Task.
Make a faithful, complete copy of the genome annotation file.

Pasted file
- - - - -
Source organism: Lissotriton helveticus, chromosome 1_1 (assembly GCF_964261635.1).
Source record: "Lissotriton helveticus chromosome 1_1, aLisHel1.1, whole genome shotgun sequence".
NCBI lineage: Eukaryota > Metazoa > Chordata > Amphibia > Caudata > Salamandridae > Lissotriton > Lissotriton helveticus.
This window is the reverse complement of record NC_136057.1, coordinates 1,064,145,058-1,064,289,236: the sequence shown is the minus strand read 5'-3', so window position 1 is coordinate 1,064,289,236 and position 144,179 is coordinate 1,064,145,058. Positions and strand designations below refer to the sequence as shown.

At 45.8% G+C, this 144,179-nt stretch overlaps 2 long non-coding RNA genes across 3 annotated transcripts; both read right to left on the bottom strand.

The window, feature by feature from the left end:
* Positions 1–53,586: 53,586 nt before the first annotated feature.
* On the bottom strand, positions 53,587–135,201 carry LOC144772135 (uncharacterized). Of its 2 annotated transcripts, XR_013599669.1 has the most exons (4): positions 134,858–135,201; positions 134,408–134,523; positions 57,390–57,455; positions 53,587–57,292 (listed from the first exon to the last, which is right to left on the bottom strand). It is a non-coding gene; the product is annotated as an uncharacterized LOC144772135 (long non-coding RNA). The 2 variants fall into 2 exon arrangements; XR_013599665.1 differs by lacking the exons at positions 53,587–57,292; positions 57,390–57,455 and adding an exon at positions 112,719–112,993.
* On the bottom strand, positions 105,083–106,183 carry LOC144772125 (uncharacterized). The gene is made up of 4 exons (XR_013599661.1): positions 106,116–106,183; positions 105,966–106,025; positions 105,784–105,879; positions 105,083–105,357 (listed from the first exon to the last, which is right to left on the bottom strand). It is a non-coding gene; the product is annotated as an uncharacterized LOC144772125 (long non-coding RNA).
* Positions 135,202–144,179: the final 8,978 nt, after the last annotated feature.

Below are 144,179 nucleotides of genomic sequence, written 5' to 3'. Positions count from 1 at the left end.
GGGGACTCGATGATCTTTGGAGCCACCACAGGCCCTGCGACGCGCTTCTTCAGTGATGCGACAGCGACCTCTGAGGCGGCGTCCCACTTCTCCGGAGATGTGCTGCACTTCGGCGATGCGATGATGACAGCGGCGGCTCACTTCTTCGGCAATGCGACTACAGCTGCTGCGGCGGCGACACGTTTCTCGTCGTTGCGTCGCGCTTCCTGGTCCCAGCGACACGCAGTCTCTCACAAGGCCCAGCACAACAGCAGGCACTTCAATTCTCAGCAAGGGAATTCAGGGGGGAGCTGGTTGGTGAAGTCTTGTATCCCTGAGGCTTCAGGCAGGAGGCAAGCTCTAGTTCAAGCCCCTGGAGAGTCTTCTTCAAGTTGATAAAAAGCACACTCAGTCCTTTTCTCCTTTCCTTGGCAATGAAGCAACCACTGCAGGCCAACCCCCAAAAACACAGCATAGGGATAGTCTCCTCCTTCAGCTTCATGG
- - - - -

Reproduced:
Source organism: Lissotriton helveticus, chromosome 1_1 (assembly GCF_964261635.1).
Source record: "Lissotriton helveticus chromosome 1_1, aLisHel1.1, whole genome shotgun sequence".
NCBI lineage: Eukaryota > Metazoa > Chordata > Amphibia > Caudata > Salamandridae > Lissotriton > Lissotriton helveticus.
This window is the reverse complement of record NC_136057.1, coordinates 1,064,145,058-1,064,289,236: the sequence shown is the minus strand read 5'-3', so window position 1 is coordinate 1,064,289,236 and position 144,179 is coordinate 1,064,145,058. Positions and strand designations below refer to the sequence as shown.

At 45.8% G+C, this 144,179-nt stretch overlaps 2 long non-coding RNA genes across 3 annotated transcripts; both read right to left on the bottom strand.

The window, feature by feature from the left end:
* Positions 1–53,586: 53,586 nt before the first annotated feature.
* On the bottom strand, positions 53,587–135,201 carry LOC144772135 (uncharacterized). Of its 2 annotated transcripts, XR_013599669.1 has the most exons (4): positions 134,858–135,201; positions 134,408–134,523; positions 57,390–57,455; positions 53,587–57,292 (listed from the first exon to the last, which is right to left on the bottom strand). It is a non-coding gene; the product is annotated as an uncharacterized LOC144772135 (long non-coding RNA). The 2 variants fall into 2 exon arrangements; XR_013599665.1 differs by lacking the exons at positions 53,587–57,292; positions 57,390–57,455 and adding an exon at positions 112,719–112,993.
* On the bottom strand, positions 105,083–106,183 carry LOC144772125 (uncharacterized). The gene is made up of 4 exons (XR_013599661.1): positions 106,116–106,183; positions 105,966–106,025; positions 105,784–105,879; positions 105,083–105,357 (listed from the first exon to the last, which is right to left on the bottom strand). It is a non-coding gene; the product is annotated as an uncharacterized LOC144772125 (long non-coding RNA).
* Positions 135,202–144,179: the final 8,978 nt, after the last annotated feature.

Below are 144,179 nucleotides of genomic sequence, written 5' to 3'. Positions count from 1 at the left end.
GGGGACTCGATGATCTTTGGAGCCACCACAGGCCCTGCGACGCGCTTCTTCAGTGATGCGACAGCGACCTCTGAGGCGGCGTCCCACTTCTCCGGAGATGTGCTGCACTTCGGCGATGCGATGATGACAGCGGCGGCTCACTTCTTCGGCAATGCGACTACAGCTGCTGCGGCGGCGACACGTTTCTCGTCGTTGCGTCGCGCTTCCTGGTCCCAGCGACACGCAGTCTCTCACAAGGCCCAGCACAACAGCAGGCACTTCAATTCTCAGCAAGGGAATTCAGGGGGGAGCTGGTTGGTGAAGTCTTGTATCCCTGAGGCTTCAGGCAGGAGGCAAGCTCTAGTTCAAGCCCCTGGAGAGTCTTCTTCAAGTTGATAAAAAGCACACTCAGTCCTTTTCTCCTTTCCTTGGCAATGAAGCAACCACTGCAGGCCAACCCCCAAAAACACAGCATAGGGATAGTCTCCTCCTTCAGCTTCATGG